Former Star reporter David Israelson is a Toronto writer and consultant.
I'm trying to figure out what is right and wrong with our upcoming federal election. The clichés about voter apathy and the "small-ball" micro-analysis that passes for commentary leave me a bit cold, to tell the truth.
I'm going to support my MP, Liberal Carolyn Bennett, who works hard and does a good job. If anyone deserves reelection, she does. We would be well-governed if we elected a slate of people like Carolyn Bennett.
At the same time, on the larger, national I think the voters are telling all the parties that they are both dissatisfied and satisfied at the same time.
What do I mean? I think the voters are dissatisfied with the quality of decision-making and process that we are seeing in Ottawa. If we come back after a few years and look at the issues that made the headlines right now I think we'll find them mostly small and irrelevant. Some of the voter apathy reflects the public saying: go away until you get it right.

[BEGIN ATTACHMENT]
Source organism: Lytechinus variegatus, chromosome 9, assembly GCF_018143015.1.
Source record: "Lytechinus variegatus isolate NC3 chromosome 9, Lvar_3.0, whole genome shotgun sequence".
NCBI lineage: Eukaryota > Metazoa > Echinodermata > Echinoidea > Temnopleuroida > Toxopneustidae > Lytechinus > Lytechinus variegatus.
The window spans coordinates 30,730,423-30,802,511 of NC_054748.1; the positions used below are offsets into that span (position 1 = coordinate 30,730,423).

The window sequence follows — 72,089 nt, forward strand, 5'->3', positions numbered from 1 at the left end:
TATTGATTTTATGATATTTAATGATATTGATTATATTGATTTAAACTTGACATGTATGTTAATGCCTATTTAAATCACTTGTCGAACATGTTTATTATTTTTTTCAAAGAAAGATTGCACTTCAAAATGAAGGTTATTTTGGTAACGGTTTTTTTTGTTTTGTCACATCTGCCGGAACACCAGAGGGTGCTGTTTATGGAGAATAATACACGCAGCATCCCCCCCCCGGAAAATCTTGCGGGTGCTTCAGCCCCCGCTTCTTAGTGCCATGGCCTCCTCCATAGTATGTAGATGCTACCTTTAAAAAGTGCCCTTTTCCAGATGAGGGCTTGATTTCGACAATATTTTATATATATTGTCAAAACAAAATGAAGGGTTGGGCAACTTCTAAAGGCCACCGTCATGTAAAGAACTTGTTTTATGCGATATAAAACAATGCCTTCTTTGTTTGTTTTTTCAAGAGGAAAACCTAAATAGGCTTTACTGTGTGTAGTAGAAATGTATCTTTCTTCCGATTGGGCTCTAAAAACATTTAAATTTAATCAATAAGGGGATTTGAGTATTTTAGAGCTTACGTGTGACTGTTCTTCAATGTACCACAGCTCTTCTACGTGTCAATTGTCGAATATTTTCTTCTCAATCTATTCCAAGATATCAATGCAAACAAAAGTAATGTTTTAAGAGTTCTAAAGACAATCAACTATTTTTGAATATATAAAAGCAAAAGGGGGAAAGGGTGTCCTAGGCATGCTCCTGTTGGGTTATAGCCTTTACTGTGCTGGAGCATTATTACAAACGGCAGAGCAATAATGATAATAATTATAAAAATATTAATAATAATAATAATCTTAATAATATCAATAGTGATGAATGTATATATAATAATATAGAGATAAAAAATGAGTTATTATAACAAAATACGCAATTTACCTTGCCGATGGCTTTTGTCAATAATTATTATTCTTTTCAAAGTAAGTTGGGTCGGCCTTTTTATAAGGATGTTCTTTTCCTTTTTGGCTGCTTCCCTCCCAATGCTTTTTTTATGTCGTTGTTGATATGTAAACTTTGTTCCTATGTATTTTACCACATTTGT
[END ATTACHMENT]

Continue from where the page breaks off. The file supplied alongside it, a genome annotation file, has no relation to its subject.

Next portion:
What's the satisfaction part of this equation? In some ways, voters are signalling that they understand the politicians' dilemma. The world is complicated and we shouldn't expect that we can elect people who are capable of solving every problem every time. So that's why many people shrug their shoulders and pay less attention to the election than the opniocracy thinks they ought to. Perhaps it's a collective message from the voters: come back when you have something new and interesting to tell us.
I came back from San Francisco and among many excellent things I noticed there, I was impressed with the city's vintage street car line. It's a working line, open 20 hours a day, with 27 old-style streetcars. Each one is painted with the colours of the original city from which San Francisco acquired it. Apparently the fleet includes an old Toronto Transit Commission streetcar, painted in the old brown and cream colours of the TTC.
What a great idea. It gets people around town, and it just makes you smile when you see these streetcars. It's not like I'm a trainspotter or anything. It's just one of those "sense of city" things that makes the difference between being in a boring place and an interesting one. Good work San Francisco! I know the TTC still retains two of these old cars for special events and a summer run through Harbourfront, but I still wonder: why can't Toronto be more imaginative? We have the tracks, we have the lines. We used to have more than 700 of those old streetcars, which we sold or scrapped. What would be wrong with coming up with something interesting like San Francisco's line?